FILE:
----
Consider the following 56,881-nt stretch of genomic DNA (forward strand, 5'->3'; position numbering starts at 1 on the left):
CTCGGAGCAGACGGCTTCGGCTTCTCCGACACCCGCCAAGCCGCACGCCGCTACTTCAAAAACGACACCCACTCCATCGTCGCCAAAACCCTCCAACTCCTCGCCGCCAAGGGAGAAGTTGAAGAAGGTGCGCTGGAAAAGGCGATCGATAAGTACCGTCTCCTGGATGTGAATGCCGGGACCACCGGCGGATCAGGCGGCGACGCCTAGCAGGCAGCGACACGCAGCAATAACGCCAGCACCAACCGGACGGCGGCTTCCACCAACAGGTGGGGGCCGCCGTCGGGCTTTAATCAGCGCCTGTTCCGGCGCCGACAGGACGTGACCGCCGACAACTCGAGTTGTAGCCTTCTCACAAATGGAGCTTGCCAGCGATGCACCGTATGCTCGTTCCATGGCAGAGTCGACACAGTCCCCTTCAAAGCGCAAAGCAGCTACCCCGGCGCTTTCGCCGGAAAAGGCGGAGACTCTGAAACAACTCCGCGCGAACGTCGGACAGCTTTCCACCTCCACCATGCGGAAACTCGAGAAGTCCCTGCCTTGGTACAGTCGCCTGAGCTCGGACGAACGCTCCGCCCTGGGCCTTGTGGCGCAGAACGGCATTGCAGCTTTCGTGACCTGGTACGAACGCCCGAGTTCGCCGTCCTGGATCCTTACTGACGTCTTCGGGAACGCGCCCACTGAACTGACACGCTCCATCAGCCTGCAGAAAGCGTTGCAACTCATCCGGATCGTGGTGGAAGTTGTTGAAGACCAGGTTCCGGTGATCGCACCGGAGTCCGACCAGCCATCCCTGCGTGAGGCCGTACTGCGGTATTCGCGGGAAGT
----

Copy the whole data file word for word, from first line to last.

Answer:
Consider the following 56,881-nt stretch of genomic DNA (forward strand, 5'->3'; position numbering starts at 1 on the left):
CTCGGAGCAGACGGCTTCGGCTTCTCCGACACCCGCCAAGCCGCACGCCGCTACTTCAAAAACGACACCCACTCCATCGTCGCCAAAACCCTCCAACTCCTCGCCGCCAAGGGAGAAGTTGAAGAAGGTGCGCTGGAAAAGGCGATCGATAAGTACCGTCTCCTGGATGTGAATGCCGGGACCACCGGCGGATCAGGCGGCGACGCCTAGCAGGCAGCGACACGCAGCAATAACGCCAGCACCAACCGGACGGCGGCTTCCACCAACAGGTGGGGGCCGCCGTCGGGCTTTAATCAGCGCCTGTTCCGGCGCCGACAGGACGTGACCGCCGACAACTCGAGTTGTAGCCTTCTCACAAATGGAGCTTGCCAGCGATGCACCGTATGCTCGTTCCATGGCAGAGTCGACACAGTCCCCTTCAAAGCGCAAAGCAGCTACCCCGGCGCTTTCGCCGGAAAAGGCGGAGACTCTGAAACAACTCCGCGCGAACGTCGGACAGCTTTCCACCTCCACCATGCGGAAACTCGAGAAGTCCCTGCCTTGGTACAGTCGCCTGAGCTCGGACGAACGCTCCGCCCTGGGCCTTGTGGCGCAGAACGGCATTGCAGCTTTCGTGACCTGGTACGAACGCCCGAGTTCGCCGTCCTGGATCCTTACTGACGTCTTCGGGAACGCGCCCACTGAACTGACACGCTCCATCAGCCTGCAGAAAGCGTTGCAACTCATCCGGATCGTGGTGGAAGTTGTTGAAGACCAGGTTCCGGTGATCGCACCGGAGTCCGACCAGCCATCCCTGCGTGAGGCCGTACTGCGGTATTCGCGGGAAGT